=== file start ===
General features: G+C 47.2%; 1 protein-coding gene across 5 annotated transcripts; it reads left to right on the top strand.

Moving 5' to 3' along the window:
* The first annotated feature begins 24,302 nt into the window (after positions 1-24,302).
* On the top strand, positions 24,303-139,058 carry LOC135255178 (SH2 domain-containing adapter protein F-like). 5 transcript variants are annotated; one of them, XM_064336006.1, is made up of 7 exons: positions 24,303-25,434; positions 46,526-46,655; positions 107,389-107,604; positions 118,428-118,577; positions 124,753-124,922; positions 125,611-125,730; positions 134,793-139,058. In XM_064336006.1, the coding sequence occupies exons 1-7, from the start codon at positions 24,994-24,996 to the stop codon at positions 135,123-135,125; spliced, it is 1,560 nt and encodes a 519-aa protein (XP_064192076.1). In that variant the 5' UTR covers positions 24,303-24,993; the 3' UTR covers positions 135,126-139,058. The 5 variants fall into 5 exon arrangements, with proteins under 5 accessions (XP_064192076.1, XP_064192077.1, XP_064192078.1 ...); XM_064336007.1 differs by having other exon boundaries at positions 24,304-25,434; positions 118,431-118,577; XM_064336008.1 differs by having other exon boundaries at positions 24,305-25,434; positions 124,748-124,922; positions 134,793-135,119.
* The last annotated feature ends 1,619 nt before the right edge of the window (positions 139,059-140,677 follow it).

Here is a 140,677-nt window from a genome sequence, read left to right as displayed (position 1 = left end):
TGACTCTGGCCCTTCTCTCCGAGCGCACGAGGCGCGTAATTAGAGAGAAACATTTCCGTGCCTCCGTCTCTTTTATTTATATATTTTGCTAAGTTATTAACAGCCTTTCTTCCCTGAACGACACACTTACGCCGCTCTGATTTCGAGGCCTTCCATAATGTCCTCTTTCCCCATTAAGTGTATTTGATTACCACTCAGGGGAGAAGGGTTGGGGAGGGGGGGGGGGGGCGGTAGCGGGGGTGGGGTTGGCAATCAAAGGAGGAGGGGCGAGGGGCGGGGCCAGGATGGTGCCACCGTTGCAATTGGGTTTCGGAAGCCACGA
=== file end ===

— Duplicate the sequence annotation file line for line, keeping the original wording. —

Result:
General features: G+C 47.2%; 1 protein-coding gene across 5 annotated transcripts; it reads left to right on the top strand.

Moving 5' to 3' along the window:
* The first annotated feature begins 24,302 nt into the window (after positions 1-24,302).
* On the top strand, positions 24,303-139,058 carry LOC135255178 (SH2 domain-containing adapter protein F-like). 5 transcript variants are annotated; one of them, XM_064336006.1, is made up of 7 exons: positions 24,303-25,434; positions 46,526-46,655; positions 107,389-107,604; positions 118,428-118,577; positions 124,753-124,922; positions 125,611-125,730; positions 134,793-139,058. In XM_064336006.1, the coding sequence occupies exons 1-7, from the start codon at positions 24,994-24,996 to the stop codon at positions 135,123-135,125; spliced, it is 1,560 nt and encodes a 519-aa protein (XP_064192076.1). In that variant the 5' UTR covers positions 24,303-24,993; the 3' UTR covers positions 135,126-139,058. The 5 variants fall into 5 exon arrangements, with proteins under 5 accessions (XP_064192076.1, XP_064192077.1, XP_064192078.1 ...); XM_064336007.1 differs by having other exon boundaries at positions 24,304-25,434; positions 118,431-118,577; XM_064336008.1 differs by having other exon boundaries at positions 24,305-25,434; positions 124,748-124,922; positions 134,793-135,119.
* The last annotated feature ends 1,619 nt before the right edge of the window (positions 139,059-140,677 follow it).

Here is a 140,677-nt window from a genome sequence, read left to right as displayed (position 1 = left end):
TGACTCTGGCCCTTCTCTCCGAGCGCACGAGGCGCGTAATTAGAGAGAAACATTTCCGTGCCTCCGTCTCTTTTATTTATATATTTTGCTAAGTTATTAACAGCCTTTCTTCCCTGAACGACACACTTACGCCGCTCTGATTTCGAGGCCTTCCATAATGTCCTCTTTCCCCATTAAGTGTATTTGATTACCACTCAGGGGAGAAGGGTTGGGGAGGGGGGGGGGGGGCGGTAGCGGGGGTGGGGTTGGCAATCAAAGGAGGAGGGGCGAGGGGCGGGGCCAGGATGGTGCCACCGTTGCAATTGGGTTTCGGAAGCCACGA